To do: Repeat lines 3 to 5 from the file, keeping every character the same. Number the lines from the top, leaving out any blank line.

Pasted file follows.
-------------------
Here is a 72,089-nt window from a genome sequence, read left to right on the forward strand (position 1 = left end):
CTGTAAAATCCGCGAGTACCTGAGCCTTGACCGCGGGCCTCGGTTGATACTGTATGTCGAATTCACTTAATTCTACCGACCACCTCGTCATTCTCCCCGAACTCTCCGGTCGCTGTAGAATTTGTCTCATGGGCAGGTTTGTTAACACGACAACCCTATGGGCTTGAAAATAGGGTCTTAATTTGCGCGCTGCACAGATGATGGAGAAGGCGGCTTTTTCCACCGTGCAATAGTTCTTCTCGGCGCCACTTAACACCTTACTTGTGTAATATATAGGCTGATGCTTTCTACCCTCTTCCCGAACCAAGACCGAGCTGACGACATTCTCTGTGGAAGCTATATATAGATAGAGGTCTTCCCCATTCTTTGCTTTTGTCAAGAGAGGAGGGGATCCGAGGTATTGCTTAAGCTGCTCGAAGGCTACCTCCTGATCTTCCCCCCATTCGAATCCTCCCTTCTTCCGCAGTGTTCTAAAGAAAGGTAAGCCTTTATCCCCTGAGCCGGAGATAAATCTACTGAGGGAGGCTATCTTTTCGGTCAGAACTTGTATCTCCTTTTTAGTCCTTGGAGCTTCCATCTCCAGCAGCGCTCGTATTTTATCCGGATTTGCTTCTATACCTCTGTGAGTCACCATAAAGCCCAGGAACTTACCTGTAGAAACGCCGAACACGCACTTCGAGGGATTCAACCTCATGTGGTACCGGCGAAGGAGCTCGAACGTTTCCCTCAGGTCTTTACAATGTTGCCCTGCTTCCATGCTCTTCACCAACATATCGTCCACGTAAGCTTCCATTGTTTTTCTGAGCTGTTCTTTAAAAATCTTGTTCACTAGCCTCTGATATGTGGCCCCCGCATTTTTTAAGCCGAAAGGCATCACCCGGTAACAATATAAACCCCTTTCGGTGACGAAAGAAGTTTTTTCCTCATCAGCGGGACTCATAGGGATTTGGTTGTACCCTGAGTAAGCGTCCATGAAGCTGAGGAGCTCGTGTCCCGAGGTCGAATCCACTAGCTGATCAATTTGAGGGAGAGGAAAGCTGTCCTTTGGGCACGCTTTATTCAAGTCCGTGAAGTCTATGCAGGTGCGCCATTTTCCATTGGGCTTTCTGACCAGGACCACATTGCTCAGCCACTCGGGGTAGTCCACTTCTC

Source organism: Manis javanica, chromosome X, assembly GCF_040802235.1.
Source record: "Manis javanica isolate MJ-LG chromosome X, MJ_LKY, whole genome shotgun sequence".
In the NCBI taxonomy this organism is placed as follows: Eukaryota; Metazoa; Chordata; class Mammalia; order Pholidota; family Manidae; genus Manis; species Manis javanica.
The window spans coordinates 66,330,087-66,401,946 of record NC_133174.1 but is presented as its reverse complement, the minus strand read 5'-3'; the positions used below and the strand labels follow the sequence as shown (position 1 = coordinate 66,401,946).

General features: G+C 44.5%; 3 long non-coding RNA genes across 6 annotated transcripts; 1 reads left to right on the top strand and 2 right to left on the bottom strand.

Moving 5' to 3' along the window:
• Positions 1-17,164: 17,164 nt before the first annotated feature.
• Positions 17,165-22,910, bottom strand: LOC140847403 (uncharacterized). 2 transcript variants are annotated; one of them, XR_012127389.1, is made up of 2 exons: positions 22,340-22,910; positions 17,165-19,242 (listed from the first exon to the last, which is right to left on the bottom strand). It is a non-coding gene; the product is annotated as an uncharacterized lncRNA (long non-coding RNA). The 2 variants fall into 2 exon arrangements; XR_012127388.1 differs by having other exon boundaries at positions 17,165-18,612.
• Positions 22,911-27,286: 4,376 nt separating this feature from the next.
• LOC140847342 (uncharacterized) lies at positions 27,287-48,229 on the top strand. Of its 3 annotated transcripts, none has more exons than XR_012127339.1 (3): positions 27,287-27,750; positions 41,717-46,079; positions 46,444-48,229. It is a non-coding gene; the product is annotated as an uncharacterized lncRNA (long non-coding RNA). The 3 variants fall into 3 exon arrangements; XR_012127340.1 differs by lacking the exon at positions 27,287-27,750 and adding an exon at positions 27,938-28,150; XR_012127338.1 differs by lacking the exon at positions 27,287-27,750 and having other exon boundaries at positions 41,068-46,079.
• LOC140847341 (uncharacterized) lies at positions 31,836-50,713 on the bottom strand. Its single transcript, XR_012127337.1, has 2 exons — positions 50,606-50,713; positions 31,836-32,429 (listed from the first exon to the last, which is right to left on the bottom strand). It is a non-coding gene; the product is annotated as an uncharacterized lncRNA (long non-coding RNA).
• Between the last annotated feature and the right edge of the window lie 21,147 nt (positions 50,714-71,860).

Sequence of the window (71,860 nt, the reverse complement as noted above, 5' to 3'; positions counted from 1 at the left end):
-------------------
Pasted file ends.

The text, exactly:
Source organism: Manis javanica, chromosome X, assembly GCF_040802235.1.
Source record: "Manis javanica isolate MJ-LG chromosome X, MJ_LKY, whole genome shotgun sequence".
In the NCBI taxonomy this organism is placed as follows: Eukaryota; Metazoa; Chordata; class Mammalia; order Pholidota; family Manidae; genus Manis; species Manis javanica.